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The Japanese government plans to explore the possibility of a summit between Prime Minister Shinzo Abe and North Korean leader Kim Jong Un, as it considers adopting a new way of dealing with the North, government sources said Tuesday.

The decision came after Abe and other officials were briefed by Suh Hoon, one of the South Korean envoys who spoke with Kim in breakthrough talks in Pyongyang last week.

While the Abe administration has long advocated a cautious stance in holding dialogue with North Korea, it now anticipates there is a fresh chance to make progress toward resolving the issue of North Korea’s abductions of Japanese nationals in the 1970s and 1980s, the sources said.

“If we’re to resolve the abduction issue, direct dialogue with the top — Mr. Kim Jong Un — is essential,” a source at Abe’s office said.

A high-ranking government official also expressed expectations for a Tokyo-Pyongyang summit. “The issues of (North Korea’s) nuclear and missile will be discussed at a summit between the United States and North Korea. Japan and North Korea can discuss (at a summit) the abduction issue and the normalization of bilateral ties,” the official told reporters.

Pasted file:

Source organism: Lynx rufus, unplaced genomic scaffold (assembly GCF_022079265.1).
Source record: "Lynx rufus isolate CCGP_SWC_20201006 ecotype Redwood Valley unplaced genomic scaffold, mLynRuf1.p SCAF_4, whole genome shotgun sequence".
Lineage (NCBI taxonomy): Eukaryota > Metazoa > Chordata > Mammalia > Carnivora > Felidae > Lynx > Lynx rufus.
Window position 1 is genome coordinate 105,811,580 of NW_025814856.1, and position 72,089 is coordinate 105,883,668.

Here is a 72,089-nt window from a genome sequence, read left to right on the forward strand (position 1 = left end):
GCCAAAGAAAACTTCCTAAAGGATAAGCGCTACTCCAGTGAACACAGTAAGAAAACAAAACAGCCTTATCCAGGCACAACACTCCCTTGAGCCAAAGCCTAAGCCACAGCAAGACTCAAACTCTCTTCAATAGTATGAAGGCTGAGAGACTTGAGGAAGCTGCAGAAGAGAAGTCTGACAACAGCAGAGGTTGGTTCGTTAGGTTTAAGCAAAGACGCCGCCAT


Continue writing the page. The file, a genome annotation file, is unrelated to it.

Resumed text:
The last time Japanese and North Korean leaders met was in 2004, when then Prime Minister Junichiro Koizumi met Kim’s father Kim Jong Il in Pyongyang. Read more

Read also: Abe tells S Korea envoy Japan wants abduction issue resolved in N Korea talks

The Japanese government plans to explore the possibility of a summit between Prime Minister Shinzo Abe and North Korean leader Kim Jong Un, as it considers adopting a new way of dealing with the North, government sources said Tuesday.

The Japanese government plans to explore the possibility of a summit between Prime Minister Shinzo Abe and North Korean leader Kim Jong Un, as it considers adopting a new way of dealing with the North, government sources said Tuesday.